This is how sending a component update has changed (assuming MyComponent is a component defined in schema):

cs
// before
var update = new MyComponent.Update();
update.SetInt(30);
connection.SendComponentUpdate<MyComponent>(entityId, update, ...);
// after
var update = new MyComponent.Update();
update.SetInt(30);
connection.SendComponentUpdate(MyComponent.Metaclass, entityId, update, ...);

This is how sending a command request has changed (assuming TestCommand has a request type called MyRequest in schema):

// before
var request = new MyRequest(123, 89.0);
connection.SendCommandRequest<MyComponent.Commands.TestCommand>(entityId, new MyComponent.Commands.TestCommand.Request(request), ...);
// after
var request = new MyRequest(123, 89.0);
connection.SendCommandRequest(MyComponent.Commands.TestCommand.Metaclass, entityId, request, ...);

This is how receiving an AddComponentOp has changed:

cs
// before
dispatcher.OnAddComponent<MyComponent>(op => {
    MyComponentData data = op.Data.Get().Value;
    // use data...
});
// after
dispatcher.OnAddComponent(MyComponent.Metaclass, op => {
    MyComponentData data = op.Data;
    // use data...
});

3. Update usage of the snapshot API

The way snapshot errors are reported has now changed, to allow distinction between different types of errors. In C# the different snapshot errors are reported by the exceptions StreamBadStateException, StreamInvalidDataException, and System.IO.EndOfStreamException being thrown. The signature of the snapshot API methods has changed as well to reflect this.

3.1 Saving snapshots

All SnapshotOutputStream methods may fail. Previously Option<string> was used to signal errors, for example like this:

Dictionary<EntityId, Entity> entities = myEntities();
SnapshotOutputStream outputStream = new SnapshotOutputStream(newSnapshotFilename);

foreach (KeyValuePair<EntityId,Entity> entry in entities)
{
    var error = outputStream.WriteEntity(entry.Key, entry.Value);
    if (error.HasValue)
    {
        // Log error.
        break;
    }
}
// Write EOF and release the stream's resources.
outputStream.Dispose();

To upgrade, rewrite your code to use a try-catch block around your snapshot processing to catch the exceptions and distinguish between different kinds of errors:

Dictionary<EntityId, Entity> entities = myEntities();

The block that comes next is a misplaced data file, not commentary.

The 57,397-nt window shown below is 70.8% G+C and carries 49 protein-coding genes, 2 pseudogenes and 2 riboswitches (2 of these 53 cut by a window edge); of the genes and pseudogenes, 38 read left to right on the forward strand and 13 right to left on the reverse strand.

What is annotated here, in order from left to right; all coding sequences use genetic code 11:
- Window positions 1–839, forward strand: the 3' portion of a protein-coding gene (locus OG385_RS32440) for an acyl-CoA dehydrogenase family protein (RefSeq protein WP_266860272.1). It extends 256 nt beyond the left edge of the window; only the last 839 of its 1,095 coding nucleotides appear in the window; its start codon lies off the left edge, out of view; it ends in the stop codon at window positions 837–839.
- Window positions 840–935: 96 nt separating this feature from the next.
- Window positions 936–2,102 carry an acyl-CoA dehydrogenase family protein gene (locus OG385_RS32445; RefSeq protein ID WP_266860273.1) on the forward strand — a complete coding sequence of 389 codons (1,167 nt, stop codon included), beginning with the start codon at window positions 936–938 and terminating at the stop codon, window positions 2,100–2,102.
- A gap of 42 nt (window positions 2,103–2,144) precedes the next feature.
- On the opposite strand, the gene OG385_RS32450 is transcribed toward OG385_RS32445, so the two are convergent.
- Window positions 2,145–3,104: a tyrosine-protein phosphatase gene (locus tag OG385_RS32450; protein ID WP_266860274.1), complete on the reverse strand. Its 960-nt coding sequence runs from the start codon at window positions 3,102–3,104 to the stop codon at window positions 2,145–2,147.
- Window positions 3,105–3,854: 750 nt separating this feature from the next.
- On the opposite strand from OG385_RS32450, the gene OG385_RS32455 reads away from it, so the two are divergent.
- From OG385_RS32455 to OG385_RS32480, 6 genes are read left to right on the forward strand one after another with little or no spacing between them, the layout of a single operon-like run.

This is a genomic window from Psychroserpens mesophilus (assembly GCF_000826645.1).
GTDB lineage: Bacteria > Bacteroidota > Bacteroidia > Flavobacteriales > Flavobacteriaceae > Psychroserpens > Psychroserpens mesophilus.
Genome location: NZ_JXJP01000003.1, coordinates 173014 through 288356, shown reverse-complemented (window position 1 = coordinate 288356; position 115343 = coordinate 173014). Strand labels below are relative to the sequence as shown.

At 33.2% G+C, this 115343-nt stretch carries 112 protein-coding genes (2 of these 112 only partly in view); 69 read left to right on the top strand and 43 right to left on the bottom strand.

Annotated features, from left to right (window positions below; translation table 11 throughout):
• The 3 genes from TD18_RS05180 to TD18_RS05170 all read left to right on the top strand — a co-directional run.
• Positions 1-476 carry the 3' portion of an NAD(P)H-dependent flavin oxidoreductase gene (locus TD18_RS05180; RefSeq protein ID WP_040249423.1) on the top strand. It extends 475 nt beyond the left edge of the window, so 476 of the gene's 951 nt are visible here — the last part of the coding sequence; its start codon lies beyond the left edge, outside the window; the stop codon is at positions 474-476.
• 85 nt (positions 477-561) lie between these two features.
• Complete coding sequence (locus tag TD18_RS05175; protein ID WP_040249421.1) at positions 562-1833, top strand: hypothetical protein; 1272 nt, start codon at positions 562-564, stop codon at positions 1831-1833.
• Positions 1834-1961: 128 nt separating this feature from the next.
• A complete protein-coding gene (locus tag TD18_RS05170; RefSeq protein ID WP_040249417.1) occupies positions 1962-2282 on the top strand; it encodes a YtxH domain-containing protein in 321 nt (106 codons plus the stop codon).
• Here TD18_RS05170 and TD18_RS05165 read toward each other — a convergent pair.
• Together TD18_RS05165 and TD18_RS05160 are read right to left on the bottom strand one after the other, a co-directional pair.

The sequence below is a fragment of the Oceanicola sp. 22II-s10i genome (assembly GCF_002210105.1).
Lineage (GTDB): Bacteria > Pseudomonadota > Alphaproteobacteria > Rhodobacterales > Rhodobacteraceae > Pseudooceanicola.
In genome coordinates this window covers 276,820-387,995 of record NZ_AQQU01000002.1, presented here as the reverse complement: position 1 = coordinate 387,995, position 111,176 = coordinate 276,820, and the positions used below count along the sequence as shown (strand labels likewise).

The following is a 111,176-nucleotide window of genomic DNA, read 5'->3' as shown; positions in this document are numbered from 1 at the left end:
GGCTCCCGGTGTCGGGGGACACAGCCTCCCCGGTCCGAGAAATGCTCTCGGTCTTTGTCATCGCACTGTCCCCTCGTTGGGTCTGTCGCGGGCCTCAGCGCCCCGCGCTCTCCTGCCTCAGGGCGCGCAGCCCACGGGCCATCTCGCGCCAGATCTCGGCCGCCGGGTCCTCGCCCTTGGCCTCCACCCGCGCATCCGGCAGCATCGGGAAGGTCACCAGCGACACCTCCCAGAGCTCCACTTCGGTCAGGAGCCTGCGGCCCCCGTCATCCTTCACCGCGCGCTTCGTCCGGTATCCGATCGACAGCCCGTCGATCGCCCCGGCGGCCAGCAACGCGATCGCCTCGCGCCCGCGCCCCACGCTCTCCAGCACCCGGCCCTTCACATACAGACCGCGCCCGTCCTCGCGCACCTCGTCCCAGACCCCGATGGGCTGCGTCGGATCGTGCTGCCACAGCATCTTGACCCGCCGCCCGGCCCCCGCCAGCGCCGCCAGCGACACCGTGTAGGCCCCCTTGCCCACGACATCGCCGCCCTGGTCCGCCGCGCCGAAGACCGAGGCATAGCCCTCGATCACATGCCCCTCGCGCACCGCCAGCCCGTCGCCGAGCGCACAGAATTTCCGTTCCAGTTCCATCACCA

SnapshotOutputStream outputStream = new SnapshotOutputStream(newSnapshotFilename);
 
foreach (KeyValuePair<EntityId,Entity> entry in entities)
{
    var error = outputStream.WriteEntity(entry.Key, entry.Value);
    if (error.HasValue)
    {
        // Log error.
        break;
    }
}
// Write EOF and release the stream's resources.
outputStream.Dispose();

3.2. Loading snapshots

All SnapshotInputStream methods may fail. Previously Option<string> was used to signal errors, for example like this:

cs
var entities = new Dictionary<EntityId, Entity>();
SnapshotInputStream inputStream = new SnapshotInputStream(snapshotFilename);

EntityId entityId;
Entity entity;

while (inputStream.HasNext())
{
    var error = inputStream.ReadEntity(out entityId, out entity);
    if (error.HasValue)
    {
        // Log error.
        break;
    }
    entities.Add(entityId, entity);
}
// Release the stream's resources.
inputStream.Dispose();

To upgrade, use a try-catch block around your snapshot processing to catch the exceptions and distinguish between different kinds of errors. ReadEntity now takes no parameters and returns a System.Collections.Generic.KeyValuePair<EntityId, Entity> object:

var entities = new Map<EntityId, Entity>();
try
{
    SnapshotInputStream inputStream = new SnapshotInputStream(filePath);
 
    while (inputStream.HasNext()) // This check can be done alternatively by catching EndOfStreamException.
    {
        try
        {
            var snapshotEntity = inputStream.ReadEntity();
            entities.Add(snapshotEntity.Key, snapshotEntity.Value);
        }
        catch (StreamInvalidDataException ex)
        {
            // Handle or log operation failure.
            // The last read operation failed, but the snapshot is still usable.
        }
        catch (StreamBadStateException ex)
        {
            // Log error.
            // An internal error occurred when reading and the snapshot is not usable.
            break;
        }
        catch (System.IO.EndOfStreamException ex)
        {
            // The eof was reached when reading. Not an error if used as alternative to HasNext.
            break;
        }
    }
    // Release the stream's resources.
    inputStream.Dispose();
}
catch (StreamBadStateException ex)
{
    // Log error.
    // The snapshot failed to be initialized, and the stream is not usable.
}

Updated about a year ago


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Upgrade guide

Worker SDK in C#